That being said, in the absence of any particularly worrying event, DFAT advise those at home to be realistic about how often they expect to hear from loved ones who might simply be enjoying the trip of a lifetime. The smartraveller website advises readers to remain calm, as most Australians are found safe and well.
If you remain concerned, after making all reasonable attempts to find news of someone overseas, the Consulate may be able to assist in cases where there is reason to believe the traveller may be at risk. You should first contact the police in Australia, who will make a decision on whether to refer the case to DFAT.
As for all you travelers, simply updating your social media accounts goes a long way in keeping people abreast of your whereabouts. If you don’t have access to the internet, buy a international phone card and call home briefly, stop in at an internet café, or go ‘old school’ and send a postcard.
Its unlikely travellers will be able to insure against ‘going missing’ specifically, but travel insurance may cover associated costs if the underlying reason for your absence, for example, is illness or injury that requires medical attention. Speaking of which…
Consulate cases: 1,453
Nothing is worse than saving up all year for a holiday, finally arriving at your dream locale, and then finding yourself sick or injured. This is bad enough even if you’re covered by a travel insurance policy – but it can be absolutely devastating financially if you aren’t.
For example, your policy may not cover you for dangerous activities like scuba diving or quad bike rides – even if they’re supervised. If you fail to take out travel cover, or breach the outlined terms and conditions, you could be out of pocket tens of thousands of dollars.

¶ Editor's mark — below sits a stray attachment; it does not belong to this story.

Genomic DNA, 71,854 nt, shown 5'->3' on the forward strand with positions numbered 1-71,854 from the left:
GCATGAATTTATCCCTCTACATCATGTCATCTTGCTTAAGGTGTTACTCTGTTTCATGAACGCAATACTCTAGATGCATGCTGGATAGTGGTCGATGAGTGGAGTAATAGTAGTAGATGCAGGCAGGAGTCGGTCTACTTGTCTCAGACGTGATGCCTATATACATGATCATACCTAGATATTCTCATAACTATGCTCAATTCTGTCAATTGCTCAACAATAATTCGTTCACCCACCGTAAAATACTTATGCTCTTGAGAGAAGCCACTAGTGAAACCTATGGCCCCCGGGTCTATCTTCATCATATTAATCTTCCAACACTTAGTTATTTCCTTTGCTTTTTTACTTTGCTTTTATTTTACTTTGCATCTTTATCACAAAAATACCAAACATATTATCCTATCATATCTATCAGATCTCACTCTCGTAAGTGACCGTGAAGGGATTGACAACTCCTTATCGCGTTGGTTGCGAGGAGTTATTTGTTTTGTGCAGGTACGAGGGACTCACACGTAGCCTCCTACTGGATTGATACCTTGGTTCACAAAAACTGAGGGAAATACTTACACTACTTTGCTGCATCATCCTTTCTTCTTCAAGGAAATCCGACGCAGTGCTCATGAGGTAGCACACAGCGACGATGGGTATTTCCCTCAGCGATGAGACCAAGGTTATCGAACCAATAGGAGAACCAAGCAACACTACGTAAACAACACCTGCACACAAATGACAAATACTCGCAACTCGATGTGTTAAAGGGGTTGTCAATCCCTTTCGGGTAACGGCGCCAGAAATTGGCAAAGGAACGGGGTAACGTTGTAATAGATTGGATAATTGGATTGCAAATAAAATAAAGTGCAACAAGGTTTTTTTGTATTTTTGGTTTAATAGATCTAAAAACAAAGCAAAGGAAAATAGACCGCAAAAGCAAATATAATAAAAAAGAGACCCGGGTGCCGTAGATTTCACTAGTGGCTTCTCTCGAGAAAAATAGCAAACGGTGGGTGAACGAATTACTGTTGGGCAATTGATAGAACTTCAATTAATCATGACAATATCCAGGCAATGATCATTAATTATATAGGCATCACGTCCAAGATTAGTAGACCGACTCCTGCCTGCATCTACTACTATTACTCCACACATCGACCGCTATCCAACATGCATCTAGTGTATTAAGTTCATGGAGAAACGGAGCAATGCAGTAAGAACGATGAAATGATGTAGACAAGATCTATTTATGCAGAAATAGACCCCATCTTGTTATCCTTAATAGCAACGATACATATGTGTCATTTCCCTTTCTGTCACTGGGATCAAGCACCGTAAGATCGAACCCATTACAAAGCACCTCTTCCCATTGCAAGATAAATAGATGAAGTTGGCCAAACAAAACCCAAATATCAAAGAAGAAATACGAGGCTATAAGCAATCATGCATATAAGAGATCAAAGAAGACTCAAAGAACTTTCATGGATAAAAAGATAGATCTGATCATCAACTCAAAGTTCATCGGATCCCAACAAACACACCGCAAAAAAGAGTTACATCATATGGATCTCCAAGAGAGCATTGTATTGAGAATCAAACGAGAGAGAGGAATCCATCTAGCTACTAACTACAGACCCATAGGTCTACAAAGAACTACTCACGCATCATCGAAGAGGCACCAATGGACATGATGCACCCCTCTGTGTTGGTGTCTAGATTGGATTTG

Consulates can provide details of local doctors and hospitals, and help deal with any welfare concerns connected to your medical treatment. They do not pay the medical expenses of uninsured Australians.
The smart Aussies who take out a travel insurance policy can relax, knowing they have both financial security and a support net. Your travel insurance company is often a fantastic point of contact for help and advice in a situation of illness or injury. As soon as possible, get in contact with them and follow their instructions. As well as treatment, some policies cover the cost of flights back home, if you have to cut your trip short due to illness or injury. They may even bump you up to business class if medically necessary.
Arrests and imprisonment
- Consulate cases of arrests: 1,256
- Consulate cases of imprisonment: 371
Laws, legal processes, and the resulting penalties vary massively around the world. Common reasons for arrests overseas include assault, visa issues and drug offences. Even medical prescription drugs that are legal in Australia may not be in other countries!
The most common cause of the imprisonment of Australians overseas was drug offences (153 cases in 2014/15), which is especially concerning given that many destinations popular with Australian travellers (China, Indonesia, Malaysia, the Philippines, Singapore, Sri Lanka, Thailand, the UAE, the United States and Vietnam) can still apply the death penalty.
The local authorities should advise the suspect of their right to contact the Consulate for assistance (your travel insurer will be unable to do much in these circumstances). The Consulate should be allowed to: